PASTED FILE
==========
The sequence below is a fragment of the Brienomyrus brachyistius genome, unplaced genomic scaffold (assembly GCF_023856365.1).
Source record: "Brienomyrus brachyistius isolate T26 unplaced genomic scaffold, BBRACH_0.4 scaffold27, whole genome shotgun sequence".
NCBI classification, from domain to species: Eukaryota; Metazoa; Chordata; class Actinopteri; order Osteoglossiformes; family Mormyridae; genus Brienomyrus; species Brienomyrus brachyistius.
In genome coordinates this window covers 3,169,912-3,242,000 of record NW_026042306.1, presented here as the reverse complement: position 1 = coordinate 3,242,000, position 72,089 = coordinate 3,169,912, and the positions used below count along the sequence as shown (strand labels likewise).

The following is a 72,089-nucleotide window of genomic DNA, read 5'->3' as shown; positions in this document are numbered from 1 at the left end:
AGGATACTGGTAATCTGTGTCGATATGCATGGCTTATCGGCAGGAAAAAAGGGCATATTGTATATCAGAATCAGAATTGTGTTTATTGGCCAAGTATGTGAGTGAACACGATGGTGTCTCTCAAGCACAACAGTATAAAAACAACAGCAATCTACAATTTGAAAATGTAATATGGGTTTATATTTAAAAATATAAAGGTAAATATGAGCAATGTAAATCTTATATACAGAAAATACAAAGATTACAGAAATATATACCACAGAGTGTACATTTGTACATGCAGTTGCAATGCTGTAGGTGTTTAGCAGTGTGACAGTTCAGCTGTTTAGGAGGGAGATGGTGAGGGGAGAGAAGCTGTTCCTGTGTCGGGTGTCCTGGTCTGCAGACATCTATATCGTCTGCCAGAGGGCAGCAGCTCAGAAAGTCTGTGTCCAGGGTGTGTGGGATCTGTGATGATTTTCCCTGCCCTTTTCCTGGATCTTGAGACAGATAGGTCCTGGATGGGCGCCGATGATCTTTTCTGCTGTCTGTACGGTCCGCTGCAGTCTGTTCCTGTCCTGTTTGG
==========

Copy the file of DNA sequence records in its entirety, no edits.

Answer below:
The sequence below is a fragment of the Brienomyrus brachyistius genome, unplaced genomic scaffold (assembly GCF_023856365.1).
Source record: "Brienomyrus brachyistius isolate T26 unplaced genomic scaffold, BBRACH_0.4 scaffold27, whole genome shotgun sequence".
NCBI classification, from domain to species: Eukaryota; Metazoa; Chordata; class Actinopteri; order Osteoglossiformes; family Mormyridae; genus Brienomyrus; species Brienomyrus brachyistius.
In genome coordinates this window covers 3,169,912-3,242,000 of record NW_026042306.1, presented here as the reverse complement: position 1 = coordinate 3,242,000, position 72,089 = coordinate 3,169,912, and the positions used below count along the sequence as shown (strand labels likewise).

The following is a 72,089-nucleotide window of genomic DNA, read 5'->3' as shown; positions in this document are numbered from 1 at the left end:
AGGATACTGGTAATCTGTGTCGATATGCATGGCTTATCGGCAGGAAAAAAGGGCATATTGTATATCAGAATCAGAATTGTGTTTATTGGCCAAGTATGTGAGTGAACACGATGGTGTCTCTCAAGCACAACAGTATAAAAACAACAGCAATCTACAATTTGAAAATGTAATATGGGTTTATATTTAAAAATATAAAGGTAAATATGAGCAATGTAAATCTTATATACAGAAAATACAAAGATTACAGAAATATATACCACAGAGTGTACATTTGTACATGCAGTTGCAATGCTGTAGGTGTTTAGCAGTGTGACAGTTCAGCTGTTTAGGAGGGAGATGGTGAGGGGAGAGAAGCTGTTCCTGTGTCGGGTGTCCTGGTCTGCAGACATCTATATCGTCTGCCAGAGGGCAGCAGCTCAGAAAGTCTGTGTCCAGGGTGTGTGGGATCTGTGATGATTTTCCCTGCCCTTTTCCTGGATCTTGAGACAGATAGGTCCTGGATGGGCGCCGATGATCTTTTCTGCTGTCTGTACGGTCCGCTGCAGTCTGTTCCTGTCCTGTTTGG